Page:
President Clinton is calling for “a talented and dedicated teacher in every classroom.” Yet the quest for quality is often overshadowed by the crisis of quantity. For some school systems, looming teacher shortages intensify the challenge of developing a high-quality teaching corps. Factors contributing to the strong demand for teachers include the Baby Boom Echo, teacher retirements, and the reality that 17 percent of new teachers leave the classroom after one year (Albert 1997). “The system is hemorrhaging,” asserts Terry K. Dozier, special advisor on teaching at the U.S. Department of Education. And although shortages are a perennial occurrence, some schools, particularly those serving high concentrations of children in poverty, suffer the negative effects of a near-constant need for qualified educators.
Teacher shortages can throw school systems into a tailspin, undermining education reform efforts. Although policymakers may seek short-term solutions, such as salary incentives to teachers in subject areas of critical need, teacher shortages shed light on long-term concerns: the desirability of the teaching profession and the need for high-quality teacher education. “The more attention we pay to quality,” notes Arthur E. Wise, president of the National Council for Accreditation of Teacher Education (NCATE), “the less serious any shortage will be.”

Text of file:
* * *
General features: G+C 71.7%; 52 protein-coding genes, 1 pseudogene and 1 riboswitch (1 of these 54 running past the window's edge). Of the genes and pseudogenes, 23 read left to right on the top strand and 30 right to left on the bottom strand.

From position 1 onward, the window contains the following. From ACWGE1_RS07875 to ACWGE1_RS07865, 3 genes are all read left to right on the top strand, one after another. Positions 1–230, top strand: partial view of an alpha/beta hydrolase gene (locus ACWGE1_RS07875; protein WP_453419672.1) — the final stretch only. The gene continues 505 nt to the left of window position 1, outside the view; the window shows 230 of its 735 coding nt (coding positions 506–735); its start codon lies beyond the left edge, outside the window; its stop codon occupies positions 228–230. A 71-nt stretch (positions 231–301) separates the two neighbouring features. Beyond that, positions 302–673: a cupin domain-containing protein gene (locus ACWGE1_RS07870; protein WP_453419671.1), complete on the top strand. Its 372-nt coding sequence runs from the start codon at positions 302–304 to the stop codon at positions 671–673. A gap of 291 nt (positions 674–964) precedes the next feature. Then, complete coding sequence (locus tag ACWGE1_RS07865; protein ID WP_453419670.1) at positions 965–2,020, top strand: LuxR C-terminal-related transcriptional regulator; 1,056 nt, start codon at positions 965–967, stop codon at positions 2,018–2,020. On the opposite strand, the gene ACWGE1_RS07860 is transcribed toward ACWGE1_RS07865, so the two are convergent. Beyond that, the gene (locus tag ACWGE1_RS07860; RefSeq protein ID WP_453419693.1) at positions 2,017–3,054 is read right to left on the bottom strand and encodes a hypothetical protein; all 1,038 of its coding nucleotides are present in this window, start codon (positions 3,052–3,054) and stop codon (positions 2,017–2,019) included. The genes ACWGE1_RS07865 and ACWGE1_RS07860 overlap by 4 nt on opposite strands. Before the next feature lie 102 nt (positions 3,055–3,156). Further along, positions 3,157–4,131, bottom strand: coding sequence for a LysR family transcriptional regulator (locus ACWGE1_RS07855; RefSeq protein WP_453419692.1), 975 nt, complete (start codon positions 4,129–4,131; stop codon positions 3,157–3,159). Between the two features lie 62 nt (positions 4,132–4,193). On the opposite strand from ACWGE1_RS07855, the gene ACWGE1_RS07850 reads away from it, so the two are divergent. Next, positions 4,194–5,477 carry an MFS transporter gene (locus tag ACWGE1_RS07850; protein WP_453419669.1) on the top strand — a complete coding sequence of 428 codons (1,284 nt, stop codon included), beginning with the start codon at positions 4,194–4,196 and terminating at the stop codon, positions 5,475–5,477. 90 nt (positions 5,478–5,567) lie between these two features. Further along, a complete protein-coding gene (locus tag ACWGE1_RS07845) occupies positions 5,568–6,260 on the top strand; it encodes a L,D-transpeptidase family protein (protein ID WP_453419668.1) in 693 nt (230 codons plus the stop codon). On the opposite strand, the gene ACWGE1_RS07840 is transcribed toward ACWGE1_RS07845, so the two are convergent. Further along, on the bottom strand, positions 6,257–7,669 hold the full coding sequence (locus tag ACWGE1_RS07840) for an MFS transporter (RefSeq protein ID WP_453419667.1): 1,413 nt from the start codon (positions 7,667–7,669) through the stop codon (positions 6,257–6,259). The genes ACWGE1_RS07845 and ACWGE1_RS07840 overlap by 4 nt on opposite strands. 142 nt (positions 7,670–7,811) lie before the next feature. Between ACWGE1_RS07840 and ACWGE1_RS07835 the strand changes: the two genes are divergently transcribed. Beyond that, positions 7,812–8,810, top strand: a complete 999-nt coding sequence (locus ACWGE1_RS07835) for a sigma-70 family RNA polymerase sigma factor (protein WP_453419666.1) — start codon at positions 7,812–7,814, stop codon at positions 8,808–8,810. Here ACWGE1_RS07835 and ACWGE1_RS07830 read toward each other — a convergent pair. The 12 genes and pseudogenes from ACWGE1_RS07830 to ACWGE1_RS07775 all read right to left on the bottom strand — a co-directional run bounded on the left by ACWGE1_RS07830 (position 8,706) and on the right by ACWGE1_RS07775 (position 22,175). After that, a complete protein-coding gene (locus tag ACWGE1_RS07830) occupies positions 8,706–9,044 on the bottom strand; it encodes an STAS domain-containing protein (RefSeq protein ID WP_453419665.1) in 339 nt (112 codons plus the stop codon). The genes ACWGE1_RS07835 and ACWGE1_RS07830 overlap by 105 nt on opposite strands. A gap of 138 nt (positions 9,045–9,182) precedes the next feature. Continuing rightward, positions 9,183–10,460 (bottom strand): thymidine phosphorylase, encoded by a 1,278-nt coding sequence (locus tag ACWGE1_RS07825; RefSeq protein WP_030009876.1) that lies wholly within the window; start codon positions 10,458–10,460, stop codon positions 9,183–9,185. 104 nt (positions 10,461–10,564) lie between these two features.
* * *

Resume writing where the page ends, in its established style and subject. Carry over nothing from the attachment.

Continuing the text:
Is Alternative Certification a Desirable Alternative?
The projected need to fill so many empty classrooms has provoked strong interest in “alternative certification,” a policy concept that includes vastly different approaches to licensure. Basically, three broad categories of alternative teacher licensure exist: (1) emergency licenses, often granted temporarily, to individuals with little or no preparation for the classroom; (2) alternative certification programs, which offer an intensive period of preservice preparation that may fall short of complete teacher education; and (3) comprehensive teacher preparation programs for “nontraditional” students.
Some states have responded to teacher shortages by granting emergency, automatic, or alternative teaching licenses to individuals who meet minimal criteria, such as possession of a bachelor's degree. Opponents of these “backdoor” approaches to licensure point out that such policies ignore the range of abilities and knowledge required of skillful teachers, including understanding of the growing research base that now undergirds effective educational practice. “We are thoroughly opposed to automatic certification,” Wise avows. “Automatic certification makes a mockery of the state licensure process, because by granting a license, the state is supposed to be recognizing that an individual has been adequately prepared to teach.” Penelope Earley, senior director of governmental relations and policy analysis at AACTE, also worries that “the requirements may be relaxed to the point where anyone can obtain a license.” And by enabling individuals to enter the teaching profession without preparation, emergency licensure undermines efforts to improve teacher education.